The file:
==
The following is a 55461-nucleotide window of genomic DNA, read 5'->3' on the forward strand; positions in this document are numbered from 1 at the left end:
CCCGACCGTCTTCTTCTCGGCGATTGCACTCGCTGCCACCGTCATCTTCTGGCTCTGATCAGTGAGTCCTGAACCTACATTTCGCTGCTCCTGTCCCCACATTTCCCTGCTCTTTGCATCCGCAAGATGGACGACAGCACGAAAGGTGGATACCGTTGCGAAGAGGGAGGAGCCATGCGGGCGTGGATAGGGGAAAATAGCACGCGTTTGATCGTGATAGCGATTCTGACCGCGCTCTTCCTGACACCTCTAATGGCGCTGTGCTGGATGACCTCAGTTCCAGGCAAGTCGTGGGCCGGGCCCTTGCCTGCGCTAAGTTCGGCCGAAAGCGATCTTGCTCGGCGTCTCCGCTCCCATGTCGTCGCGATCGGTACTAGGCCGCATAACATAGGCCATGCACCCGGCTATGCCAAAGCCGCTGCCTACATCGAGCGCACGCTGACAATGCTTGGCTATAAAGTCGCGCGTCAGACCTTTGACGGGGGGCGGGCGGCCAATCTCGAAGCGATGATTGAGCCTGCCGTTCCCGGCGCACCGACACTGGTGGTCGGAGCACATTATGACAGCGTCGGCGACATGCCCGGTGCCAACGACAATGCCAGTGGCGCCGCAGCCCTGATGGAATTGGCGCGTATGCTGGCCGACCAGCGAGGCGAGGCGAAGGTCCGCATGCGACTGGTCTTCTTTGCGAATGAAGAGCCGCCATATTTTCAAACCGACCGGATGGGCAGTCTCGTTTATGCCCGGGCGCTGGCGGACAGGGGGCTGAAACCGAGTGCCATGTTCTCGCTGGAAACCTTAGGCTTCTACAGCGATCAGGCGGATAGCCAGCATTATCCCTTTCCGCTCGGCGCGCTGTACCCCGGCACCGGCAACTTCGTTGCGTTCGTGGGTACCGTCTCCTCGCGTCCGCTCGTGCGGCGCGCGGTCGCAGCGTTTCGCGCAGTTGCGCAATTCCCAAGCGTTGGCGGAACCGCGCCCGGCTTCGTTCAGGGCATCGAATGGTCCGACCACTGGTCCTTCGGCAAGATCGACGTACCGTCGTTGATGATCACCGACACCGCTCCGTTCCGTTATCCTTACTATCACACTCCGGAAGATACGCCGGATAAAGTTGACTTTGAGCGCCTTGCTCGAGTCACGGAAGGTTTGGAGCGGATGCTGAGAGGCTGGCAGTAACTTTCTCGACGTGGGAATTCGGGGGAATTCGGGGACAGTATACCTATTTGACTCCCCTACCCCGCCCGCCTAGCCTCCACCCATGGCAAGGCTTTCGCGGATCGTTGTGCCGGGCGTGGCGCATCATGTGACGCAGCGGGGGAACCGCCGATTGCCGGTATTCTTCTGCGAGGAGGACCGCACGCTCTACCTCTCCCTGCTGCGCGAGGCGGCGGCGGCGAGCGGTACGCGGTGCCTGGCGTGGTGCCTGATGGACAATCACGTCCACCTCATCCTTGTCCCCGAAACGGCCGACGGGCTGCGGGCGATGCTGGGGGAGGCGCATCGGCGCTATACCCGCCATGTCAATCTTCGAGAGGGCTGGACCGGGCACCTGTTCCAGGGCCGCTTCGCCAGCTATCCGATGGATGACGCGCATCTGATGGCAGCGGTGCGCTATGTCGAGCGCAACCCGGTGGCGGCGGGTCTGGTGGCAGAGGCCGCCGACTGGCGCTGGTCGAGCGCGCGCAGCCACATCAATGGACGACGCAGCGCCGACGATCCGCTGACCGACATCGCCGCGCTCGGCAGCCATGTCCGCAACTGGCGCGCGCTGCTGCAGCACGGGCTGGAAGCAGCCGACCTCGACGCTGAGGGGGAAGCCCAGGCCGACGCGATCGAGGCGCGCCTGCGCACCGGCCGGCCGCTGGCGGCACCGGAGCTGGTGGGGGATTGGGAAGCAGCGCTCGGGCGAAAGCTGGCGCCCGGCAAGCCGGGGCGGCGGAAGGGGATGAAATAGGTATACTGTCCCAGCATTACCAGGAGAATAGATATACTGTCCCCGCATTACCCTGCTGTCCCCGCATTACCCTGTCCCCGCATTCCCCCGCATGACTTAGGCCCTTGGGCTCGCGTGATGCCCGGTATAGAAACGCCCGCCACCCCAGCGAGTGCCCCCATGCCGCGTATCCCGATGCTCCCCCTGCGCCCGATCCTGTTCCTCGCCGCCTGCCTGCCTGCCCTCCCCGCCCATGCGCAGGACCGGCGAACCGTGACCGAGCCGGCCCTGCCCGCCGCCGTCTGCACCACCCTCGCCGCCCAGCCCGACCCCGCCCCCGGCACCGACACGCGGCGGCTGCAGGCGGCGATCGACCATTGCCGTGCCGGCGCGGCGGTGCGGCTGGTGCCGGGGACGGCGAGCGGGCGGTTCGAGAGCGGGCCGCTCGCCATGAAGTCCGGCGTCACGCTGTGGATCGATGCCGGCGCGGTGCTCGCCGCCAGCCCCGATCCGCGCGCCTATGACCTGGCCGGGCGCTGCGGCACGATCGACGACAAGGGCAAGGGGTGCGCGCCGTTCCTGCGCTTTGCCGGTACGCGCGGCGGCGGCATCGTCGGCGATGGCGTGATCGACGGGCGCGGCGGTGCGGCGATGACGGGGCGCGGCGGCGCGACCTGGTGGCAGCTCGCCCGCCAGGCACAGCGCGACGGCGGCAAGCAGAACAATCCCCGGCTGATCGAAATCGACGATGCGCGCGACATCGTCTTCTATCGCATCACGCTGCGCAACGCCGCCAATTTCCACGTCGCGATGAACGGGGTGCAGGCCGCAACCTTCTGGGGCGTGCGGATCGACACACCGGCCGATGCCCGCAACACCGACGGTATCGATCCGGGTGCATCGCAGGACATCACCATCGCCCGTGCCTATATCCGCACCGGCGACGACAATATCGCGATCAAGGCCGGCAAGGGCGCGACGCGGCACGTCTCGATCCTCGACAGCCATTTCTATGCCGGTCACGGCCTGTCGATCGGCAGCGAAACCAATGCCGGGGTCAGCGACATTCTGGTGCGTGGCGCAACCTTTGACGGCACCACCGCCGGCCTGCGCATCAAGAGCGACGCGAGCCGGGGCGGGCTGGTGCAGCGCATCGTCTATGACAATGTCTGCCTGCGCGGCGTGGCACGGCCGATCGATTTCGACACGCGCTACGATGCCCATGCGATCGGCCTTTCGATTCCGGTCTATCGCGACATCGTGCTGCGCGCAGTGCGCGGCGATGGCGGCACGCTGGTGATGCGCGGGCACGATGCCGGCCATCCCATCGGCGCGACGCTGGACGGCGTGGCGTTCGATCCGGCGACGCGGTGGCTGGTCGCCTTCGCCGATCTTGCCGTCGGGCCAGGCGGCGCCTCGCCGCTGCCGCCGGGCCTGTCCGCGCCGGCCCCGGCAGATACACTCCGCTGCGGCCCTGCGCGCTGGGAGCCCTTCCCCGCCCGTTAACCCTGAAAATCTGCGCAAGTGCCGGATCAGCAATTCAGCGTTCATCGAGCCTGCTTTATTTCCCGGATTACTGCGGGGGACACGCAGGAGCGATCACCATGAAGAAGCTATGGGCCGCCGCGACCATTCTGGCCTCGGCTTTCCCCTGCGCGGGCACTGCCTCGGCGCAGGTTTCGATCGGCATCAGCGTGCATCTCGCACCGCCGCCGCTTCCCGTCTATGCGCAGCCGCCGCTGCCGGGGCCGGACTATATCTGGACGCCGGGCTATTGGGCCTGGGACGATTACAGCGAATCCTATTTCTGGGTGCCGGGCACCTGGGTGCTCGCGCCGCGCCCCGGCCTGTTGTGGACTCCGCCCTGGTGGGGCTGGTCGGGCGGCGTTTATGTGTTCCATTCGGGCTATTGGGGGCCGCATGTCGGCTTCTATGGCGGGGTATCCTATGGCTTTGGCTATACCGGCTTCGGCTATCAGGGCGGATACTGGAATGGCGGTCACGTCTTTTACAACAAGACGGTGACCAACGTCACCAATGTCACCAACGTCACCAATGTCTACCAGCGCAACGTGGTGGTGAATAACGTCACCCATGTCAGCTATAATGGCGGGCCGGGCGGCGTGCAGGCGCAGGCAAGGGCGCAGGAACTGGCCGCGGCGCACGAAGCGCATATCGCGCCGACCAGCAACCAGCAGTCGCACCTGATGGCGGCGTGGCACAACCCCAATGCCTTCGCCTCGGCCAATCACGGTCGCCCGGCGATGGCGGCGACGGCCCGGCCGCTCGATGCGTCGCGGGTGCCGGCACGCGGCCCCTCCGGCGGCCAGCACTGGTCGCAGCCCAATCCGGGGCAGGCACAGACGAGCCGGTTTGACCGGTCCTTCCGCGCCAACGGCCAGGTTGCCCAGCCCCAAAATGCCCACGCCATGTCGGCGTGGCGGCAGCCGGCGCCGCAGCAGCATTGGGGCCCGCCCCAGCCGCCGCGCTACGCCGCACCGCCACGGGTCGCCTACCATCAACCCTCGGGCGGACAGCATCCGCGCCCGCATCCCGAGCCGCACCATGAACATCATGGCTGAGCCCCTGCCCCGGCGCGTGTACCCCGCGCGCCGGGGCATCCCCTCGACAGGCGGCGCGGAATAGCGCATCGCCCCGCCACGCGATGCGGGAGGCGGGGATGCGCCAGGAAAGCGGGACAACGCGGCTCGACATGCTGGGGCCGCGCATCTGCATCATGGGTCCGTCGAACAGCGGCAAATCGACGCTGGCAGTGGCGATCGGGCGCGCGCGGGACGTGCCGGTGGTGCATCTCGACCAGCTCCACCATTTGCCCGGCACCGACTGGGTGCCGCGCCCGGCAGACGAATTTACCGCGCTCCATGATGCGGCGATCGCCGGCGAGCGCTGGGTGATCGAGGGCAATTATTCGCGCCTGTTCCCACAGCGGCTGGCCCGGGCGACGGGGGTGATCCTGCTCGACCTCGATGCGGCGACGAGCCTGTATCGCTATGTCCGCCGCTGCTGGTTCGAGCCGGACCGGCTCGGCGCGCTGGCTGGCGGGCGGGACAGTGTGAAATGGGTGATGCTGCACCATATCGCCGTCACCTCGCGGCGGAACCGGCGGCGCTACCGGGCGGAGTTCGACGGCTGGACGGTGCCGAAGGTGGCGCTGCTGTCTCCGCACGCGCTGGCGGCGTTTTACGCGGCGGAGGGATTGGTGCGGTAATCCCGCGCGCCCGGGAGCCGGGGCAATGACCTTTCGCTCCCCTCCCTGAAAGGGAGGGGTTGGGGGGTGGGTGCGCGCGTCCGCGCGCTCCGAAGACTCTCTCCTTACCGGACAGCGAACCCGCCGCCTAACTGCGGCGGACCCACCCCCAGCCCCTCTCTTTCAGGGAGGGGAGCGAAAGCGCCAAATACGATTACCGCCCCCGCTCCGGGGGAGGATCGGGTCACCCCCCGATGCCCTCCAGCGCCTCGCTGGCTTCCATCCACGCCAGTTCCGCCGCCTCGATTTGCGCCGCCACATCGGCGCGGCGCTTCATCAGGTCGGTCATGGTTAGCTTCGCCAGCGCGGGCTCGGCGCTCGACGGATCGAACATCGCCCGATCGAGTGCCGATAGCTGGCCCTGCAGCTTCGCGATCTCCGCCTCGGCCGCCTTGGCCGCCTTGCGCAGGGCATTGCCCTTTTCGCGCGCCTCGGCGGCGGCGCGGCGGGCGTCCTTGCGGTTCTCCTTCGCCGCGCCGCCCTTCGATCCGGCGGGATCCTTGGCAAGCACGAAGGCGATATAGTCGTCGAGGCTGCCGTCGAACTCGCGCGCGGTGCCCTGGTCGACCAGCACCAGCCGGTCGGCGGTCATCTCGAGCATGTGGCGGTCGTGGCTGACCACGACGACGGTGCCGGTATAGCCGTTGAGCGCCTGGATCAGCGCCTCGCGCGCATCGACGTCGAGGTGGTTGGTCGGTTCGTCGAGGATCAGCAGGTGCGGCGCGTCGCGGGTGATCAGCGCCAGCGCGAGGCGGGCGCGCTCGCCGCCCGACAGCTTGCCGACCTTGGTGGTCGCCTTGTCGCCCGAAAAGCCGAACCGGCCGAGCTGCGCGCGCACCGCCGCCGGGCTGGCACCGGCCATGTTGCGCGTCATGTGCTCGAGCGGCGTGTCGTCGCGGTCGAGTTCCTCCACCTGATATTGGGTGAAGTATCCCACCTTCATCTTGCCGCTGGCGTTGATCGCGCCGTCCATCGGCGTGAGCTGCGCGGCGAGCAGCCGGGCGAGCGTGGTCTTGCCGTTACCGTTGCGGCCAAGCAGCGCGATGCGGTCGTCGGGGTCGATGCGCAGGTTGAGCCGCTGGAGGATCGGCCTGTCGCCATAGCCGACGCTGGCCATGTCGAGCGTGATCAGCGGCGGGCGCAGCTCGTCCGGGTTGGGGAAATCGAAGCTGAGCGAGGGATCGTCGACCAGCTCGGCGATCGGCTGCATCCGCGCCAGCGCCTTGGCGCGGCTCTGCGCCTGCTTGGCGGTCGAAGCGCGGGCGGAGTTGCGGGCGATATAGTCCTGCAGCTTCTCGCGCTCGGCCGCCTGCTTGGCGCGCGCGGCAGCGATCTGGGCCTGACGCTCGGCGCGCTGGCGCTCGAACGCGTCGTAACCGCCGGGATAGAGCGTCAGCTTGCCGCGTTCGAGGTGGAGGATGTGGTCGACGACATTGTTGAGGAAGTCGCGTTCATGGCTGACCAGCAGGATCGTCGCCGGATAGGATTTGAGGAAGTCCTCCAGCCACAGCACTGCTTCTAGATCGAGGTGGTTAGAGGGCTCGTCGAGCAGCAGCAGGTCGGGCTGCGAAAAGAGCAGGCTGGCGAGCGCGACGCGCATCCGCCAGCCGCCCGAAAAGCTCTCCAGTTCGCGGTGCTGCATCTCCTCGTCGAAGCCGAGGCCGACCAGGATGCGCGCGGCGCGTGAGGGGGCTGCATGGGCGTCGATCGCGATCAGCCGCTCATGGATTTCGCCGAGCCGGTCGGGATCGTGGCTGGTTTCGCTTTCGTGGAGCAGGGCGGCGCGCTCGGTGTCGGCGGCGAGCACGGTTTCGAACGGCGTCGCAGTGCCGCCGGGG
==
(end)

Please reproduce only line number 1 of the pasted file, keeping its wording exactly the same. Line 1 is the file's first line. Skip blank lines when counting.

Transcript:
The following is a 55461-nucleotide window of genomic DNA, read 5'->3' on the forward strand; positions in this document are numbered from 1 at the left end: